Mr Compaore issued a statement saying the presidency was now vacant and urging elections within 90 days.
Military chief Gen Honore Traore said he had taken over as head of state “in line with constitutional measures”.
Crowds danced and cheered in the capital, Ouagadougou, after Mr Compaore’s resignation was broadcast.
On Thursday, protesters angry at his attempt to amend the constitution had set fire to parliament and government buildings.
There was a euphoric atmosphere in the Place de la Nation as the thousands of protesters heard that Blaise Compaore was no longer their president.
The demonstrators sang the national anthem. But the crowds have no intention of going home, as they are unhappy that Gen Honore Traore has been appointed as transitional head.
He is seen as too close to the ousted president – he was Blaise Compaore’s aide de camp – and for these demonstrators that is not enough of a rupture with the past. They have been chanting “Lougue, Lougue, Lougue” – the name of retired Gen Kouame Lougue, a former defence minister who fell out with Mr Compaore in 2003.
“This is not a coup – this is a popular uprising,” one man in the crowd said. “We rose up, we fought and we won, and now we are saying we want this man to lead. We don’t want Honore, we want Kouame Lougue.”
Mr Compaore had earlier vowed to remain in power until a transitional government completed its work in 2015, although he had agreed not to seek another term.
However, the opposition continued to demand that he resign – a key leader, Zephirin Diabre, urged protesters to occupy public spaces.
After the resignation, Mr Diabre told the BBC’s Focus on Africa radio programme: “We are all relieved by what is happening – and this is our demand for so long so we are very happy – and we need to work on the transition to take care of our country.”
Mr Compaore’s statement, read on television, said: “In order to preserve the democratic gains, as well as social peace, I declare a power vacuum to allow the establishment of a transition leading to free and fair elections within a maximum of 90 days.”
He added: “For my part, I think I have fulfilled my duty.”
His whereabouts now remain unclear.
However, Reuters news agency reported that a heavily armed convoy believed to be carrying Mr Compaore was travelling towards the southern town of Po.
One protester, Sam, told the BBC: “Blaise Compaore has gone away, he’s running away and we are happy. The words are not coming so easy because I’m very happy, my children are going to know another president.”
An expatriate living in Ouagadougou, Joost Laane, said he had seen some looting of shops and houses.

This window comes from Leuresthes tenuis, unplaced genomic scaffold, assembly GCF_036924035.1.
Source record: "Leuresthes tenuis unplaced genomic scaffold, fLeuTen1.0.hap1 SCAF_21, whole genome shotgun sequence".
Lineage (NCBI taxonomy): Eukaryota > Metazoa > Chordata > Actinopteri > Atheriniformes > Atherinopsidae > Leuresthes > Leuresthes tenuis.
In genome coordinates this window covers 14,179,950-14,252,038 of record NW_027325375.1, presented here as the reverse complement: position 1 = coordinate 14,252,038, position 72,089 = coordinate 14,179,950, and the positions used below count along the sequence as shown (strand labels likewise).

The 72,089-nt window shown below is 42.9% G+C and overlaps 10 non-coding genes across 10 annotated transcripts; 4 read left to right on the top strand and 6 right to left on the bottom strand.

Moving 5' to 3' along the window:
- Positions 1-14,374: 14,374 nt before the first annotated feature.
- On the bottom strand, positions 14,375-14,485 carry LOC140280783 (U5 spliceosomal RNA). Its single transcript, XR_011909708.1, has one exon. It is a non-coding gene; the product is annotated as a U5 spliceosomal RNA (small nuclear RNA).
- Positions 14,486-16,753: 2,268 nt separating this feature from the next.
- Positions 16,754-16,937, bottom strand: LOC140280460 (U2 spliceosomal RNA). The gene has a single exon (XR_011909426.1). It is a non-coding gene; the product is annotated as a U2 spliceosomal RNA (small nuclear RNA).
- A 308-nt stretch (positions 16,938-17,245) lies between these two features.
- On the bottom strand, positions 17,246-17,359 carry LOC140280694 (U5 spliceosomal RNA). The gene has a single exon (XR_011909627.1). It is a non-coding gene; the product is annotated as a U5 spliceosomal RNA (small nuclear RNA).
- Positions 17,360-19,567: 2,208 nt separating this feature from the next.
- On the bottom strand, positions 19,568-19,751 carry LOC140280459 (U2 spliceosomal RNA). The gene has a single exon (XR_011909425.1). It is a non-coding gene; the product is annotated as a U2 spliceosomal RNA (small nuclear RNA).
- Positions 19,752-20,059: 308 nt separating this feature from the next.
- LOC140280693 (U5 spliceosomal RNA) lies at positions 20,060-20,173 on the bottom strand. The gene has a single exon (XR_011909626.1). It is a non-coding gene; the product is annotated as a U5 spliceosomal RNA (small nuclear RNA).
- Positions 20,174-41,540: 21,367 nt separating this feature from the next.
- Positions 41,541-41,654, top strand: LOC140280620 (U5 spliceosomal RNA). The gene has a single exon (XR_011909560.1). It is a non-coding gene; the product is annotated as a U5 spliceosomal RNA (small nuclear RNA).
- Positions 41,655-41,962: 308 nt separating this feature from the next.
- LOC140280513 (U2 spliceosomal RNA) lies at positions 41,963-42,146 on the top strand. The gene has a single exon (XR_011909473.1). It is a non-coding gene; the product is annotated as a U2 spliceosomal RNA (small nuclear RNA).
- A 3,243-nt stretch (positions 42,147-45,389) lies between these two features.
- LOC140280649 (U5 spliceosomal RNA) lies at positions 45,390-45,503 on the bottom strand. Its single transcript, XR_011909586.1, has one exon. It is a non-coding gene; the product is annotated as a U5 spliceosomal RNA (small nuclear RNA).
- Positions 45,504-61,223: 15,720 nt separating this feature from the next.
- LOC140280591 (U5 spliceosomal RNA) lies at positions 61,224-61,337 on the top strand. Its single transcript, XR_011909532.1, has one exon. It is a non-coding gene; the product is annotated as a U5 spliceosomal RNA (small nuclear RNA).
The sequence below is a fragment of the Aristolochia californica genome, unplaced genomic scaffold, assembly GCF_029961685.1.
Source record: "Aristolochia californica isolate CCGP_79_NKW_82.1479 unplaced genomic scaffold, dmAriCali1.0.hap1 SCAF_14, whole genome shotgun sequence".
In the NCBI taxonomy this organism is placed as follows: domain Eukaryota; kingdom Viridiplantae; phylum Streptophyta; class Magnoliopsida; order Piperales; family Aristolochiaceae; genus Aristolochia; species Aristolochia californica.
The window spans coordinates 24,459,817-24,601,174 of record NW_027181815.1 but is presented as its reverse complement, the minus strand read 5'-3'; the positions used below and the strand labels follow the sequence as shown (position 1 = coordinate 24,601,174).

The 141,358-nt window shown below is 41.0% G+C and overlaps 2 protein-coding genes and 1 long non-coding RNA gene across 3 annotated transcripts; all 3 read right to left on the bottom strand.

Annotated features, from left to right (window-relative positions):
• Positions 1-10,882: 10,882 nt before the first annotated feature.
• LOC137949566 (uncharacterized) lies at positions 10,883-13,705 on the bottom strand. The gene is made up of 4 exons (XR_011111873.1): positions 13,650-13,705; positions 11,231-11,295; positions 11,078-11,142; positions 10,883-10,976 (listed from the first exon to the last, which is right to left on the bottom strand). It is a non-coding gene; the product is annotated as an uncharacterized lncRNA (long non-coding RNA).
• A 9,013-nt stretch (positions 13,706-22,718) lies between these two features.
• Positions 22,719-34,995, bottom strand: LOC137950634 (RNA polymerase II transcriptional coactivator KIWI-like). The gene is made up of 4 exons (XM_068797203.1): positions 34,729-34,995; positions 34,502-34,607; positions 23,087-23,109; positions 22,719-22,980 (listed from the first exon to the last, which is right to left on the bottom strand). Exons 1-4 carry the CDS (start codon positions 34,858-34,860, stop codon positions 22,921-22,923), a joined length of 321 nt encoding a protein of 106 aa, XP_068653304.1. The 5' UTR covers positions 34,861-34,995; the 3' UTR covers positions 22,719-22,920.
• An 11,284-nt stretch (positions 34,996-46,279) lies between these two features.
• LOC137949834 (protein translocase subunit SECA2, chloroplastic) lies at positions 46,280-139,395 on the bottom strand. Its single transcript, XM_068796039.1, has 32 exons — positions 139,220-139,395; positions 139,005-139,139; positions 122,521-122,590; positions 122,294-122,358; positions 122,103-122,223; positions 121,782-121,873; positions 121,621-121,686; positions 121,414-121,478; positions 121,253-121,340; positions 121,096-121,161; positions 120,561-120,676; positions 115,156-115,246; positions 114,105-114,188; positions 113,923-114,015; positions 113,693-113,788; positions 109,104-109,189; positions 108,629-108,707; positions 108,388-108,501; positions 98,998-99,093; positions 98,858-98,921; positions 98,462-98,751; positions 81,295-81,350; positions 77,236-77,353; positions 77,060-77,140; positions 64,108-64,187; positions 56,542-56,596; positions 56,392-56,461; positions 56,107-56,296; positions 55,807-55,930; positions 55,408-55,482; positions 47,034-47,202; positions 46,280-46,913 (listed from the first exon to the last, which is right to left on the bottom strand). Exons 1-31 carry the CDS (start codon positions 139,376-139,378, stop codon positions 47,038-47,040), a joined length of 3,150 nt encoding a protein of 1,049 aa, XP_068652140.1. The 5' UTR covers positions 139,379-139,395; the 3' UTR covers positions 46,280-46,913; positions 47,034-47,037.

Images showed people carrying goods from the home of Mr Compaore’s younger brother, Francois.
In his statement, Gen Traore said: “In line with constitutional measures, and given the power vacuum… I will assume as of today my responsibilities as head of state.”
He added: “I undertake a solemn engagement to proceed without delay with consultations with all parties in the country so as to start the process of returning to the constitutional order as soon as possible.”
An army spokesman, Lt Col Isaac Zida, later told reporters the constitution had been suspended, but it was unclear whether he was speaking on behalf of Gen Traore.
The BBC’s Yacouba Ouedraogo, in Ouagadougou, says there may be a split in the army, with Col Zida saying he will lead the transition, not Gen Traore.
Blaise Compaore was a young army officer when he seized power in 1987, a taciturn man who became known as Beau Blaise – good looking Blaise. The nickname did not necessarily suggest he was popular. Many blamed him for the death of his predecessor, the charismatic revolutionary Thomas Sankara, who was killed by soldiers in mysterious circumstances.
Controversy would be a perpetual feature of Beau Blaise’s time in power. The president was accused of stoking rebellions around West Africa. Yet over time Mr Compaore oversaw a transformation of his image, internationally at least. This inflammatory figure became a man relied upon to put out fires around the region.
Mr Compaore won a series of elections, though the opposition always complained the odds were stacked dramatically in his favour. He largely followed the economic orthodoxy prescribed by international financial institutions. But Burkina Faso did not escape the poverty trap. It remains one of the least developed countries in the world.
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